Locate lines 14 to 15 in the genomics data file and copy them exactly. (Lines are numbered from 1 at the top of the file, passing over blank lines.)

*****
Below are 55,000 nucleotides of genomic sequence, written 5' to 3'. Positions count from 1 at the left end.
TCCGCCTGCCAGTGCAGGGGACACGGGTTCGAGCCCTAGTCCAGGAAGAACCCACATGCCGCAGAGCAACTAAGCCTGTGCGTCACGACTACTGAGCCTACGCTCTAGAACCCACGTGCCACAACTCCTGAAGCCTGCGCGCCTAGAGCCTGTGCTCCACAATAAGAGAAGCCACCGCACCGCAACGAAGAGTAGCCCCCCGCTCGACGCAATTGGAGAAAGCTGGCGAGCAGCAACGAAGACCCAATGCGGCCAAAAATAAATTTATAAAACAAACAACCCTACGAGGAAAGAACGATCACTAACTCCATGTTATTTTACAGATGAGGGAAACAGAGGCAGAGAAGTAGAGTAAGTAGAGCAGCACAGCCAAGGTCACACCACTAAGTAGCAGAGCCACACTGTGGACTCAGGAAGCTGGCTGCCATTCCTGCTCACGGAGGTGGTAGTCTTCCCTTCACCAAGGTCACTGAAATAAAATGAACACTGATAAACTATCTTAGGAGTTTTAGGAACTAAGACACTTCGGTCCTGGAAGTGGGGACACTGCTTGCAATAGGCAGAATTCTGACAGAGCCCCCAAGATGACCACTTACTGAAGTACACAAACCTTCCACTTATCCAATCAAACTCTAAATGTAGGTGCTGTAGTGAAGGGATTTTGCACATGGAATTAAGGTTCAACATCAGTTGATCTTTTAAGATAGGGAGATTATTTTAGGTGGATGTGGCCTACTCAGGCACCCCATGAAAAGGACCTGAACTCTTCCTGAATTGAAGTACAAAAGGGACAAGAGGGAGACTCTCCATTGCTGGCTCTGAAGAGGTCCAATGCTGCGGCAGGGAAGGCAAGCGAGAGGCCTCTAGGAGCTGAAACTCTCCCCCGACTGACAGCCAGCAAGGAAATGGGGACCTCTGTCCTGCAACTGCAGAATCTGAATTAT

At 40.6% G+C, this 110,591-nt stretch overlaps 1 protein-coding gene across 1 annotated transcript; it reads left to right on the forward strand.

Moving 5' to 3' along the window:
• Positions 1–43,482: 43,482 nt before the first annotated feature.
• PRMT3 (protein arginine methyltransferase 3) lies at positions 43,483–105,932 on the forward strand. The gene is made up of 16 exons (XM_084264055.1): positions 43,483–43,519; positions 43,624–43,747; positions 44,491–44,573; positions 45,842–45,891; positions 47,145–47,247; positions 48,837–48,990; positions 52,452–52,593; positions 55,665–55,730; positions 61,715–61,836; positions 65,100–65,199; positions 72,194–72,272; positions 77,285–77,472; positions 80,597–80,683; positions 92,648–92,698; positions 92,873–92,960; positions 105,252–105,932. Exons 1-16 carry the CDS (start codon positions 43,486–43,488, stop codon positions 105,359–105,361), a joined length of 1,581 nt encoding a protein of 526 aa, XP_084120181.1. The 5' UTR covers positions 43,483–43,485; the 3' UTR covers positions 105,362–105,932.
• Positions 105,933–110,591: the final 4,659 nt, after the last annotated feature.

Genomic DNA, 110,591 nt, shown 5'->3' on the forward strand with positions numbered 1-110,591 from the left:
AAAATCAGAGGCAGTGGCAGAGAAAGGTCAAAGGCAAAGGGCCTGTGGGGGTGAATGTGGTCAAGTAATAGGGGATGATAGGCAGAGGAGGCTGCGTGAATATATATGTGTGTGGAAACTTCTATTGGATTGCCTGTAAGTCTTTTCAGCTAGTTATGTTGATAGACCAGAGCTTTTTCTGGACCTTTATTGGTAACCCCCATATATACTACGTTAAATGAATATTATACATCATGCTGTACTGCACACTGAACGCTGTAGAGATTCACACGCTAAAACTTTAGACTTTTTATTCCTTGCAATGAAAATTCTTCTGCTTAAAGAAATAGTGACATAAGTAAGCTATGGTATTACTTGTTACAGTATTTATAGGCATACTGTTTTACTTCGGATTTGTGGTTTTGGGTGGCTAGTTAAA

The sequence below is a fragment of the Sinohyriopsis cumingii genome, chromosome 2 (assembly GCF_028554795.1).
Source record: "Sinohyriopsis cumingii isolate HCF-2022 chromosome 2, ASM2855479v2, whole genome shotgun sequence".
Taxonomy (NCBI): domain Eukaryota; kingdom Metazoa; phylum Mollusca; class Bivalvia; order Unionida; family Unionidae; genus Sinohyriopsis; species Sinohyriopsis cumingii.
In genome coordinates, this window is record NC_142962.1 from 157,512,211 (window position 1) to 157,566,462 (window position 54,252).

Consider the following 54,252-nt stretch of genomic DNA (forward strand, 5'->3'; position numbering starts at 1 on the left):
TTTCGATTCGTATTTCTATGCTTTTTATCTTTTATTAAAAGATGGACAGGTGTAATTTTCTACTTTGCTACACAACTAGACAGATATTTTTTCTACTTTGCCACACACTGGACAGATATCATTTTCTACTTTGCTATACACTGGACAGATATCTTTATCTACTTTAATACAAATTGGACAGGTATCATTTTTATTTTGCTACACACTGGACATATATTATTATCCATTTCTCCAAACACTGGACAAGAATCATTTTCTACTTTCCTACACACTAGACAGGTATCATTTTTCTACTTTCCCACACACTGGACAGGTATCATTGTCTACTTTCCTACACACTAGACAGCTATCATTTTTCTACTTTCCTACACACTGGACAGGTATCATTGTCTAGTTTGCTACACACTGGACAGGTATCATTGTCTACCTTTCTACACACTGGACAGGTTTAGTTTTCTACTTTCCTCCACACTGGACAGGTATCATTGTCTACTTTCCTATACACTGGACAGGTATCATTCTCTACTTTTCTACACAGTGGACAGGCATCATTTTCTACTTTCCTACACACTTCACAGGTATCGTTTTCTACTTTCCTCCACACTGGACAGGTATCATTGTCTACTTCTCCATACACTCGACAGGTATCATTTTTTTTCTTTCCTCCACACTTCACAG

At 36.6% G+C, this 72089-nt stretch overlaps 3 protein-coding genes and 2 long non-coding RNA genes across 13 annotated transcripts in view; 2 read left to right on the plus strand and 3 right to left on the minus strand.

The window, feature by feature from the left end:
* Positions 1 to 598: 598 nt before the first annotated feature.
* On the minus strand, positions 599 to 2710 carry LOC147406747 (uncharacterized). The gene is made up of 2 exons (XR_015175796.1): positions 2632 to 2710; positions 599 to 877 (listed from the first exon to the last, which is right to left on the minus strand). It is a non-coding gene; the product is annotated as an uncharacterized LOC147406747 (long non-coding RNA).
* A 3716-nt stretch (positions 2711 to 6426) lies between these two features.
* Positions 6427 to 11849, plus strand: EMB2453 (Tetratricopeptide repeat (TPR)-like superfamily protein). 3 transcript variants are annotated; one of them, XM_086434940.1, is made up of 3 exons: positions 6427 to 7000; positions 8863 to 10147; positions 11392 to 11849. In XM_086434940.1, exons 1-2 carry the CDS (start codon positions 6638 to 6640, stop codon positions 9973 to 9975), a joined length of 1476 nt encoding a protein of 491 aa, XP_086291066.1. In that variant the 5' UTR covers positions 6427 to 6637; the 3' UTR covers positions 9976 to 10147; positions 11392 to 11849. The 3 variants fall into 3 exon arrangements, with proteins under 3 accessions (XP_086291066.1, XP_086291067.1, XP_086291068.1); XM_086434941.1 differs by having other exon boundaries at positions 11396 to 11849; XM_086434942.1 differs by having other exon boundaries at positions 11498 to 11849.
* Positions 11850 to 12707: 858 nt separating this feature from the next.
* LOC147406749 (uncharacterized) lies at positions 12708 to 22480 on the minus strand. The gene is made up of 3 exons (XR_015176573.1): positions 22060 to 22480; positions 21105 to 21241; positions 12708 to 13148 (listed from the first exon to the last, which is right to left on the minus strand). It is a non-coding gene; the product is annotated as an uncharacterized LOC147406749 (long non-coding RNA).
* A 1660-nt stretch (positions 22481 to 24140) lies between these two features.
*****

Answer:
Consider the following 54,252-nt stretch of genomic DNA (forward strand, 5'->3'; position numbering starts at 1 on the left):
TTTCGATTCGTATTTCTATGCTTTTTATCTTTTATTAAAAGATGGACAGGTGTAATTTTCTACTTTGCTACACAACTAGACAGATATTTTTTCTACTTTGCCACACACTGGACAGATATCATTTTCTACTTTGCTATACACTGGACAGATATCTTTATCTACTTTAATACAAATTGGACAGGTATCATTTTTATTTTGCTACACACTGGACATATATTATTATCCATTTCTCCAAACACTGGACAAGAATCATTTTCTACTTTCCTACACACTAGACAGGTATCATTTTTCTACTTTCCCACACACTGGACAGGTATCATTGTCTACTTTCCTACACACTAGACAGCTATCATTTTTCTACTTTCCTACACACTGGACAGGTATCATTGTCTAGTTTGCTACACACTGGACAGGTATCATTGTCTACCTTTCTACACACTGGACAGGTTTAGTTTTCTACTTTCCTCCACACTGGACAGGTATCATTGTCTACTTTCCTATACACTGGACAGGTATCATTCTCTACTTTTCTACACAGTGGACAGGCATCATTTTCTACTTTCCTACACACTTCACAGGTATCGTTTTCTACTTTCCTCCACACTGGACAGGTATCATTGTCTACTTCTCCATACACTCGACAGGTATCATTTTTTTTCTTTCCTCCACACTTCACAG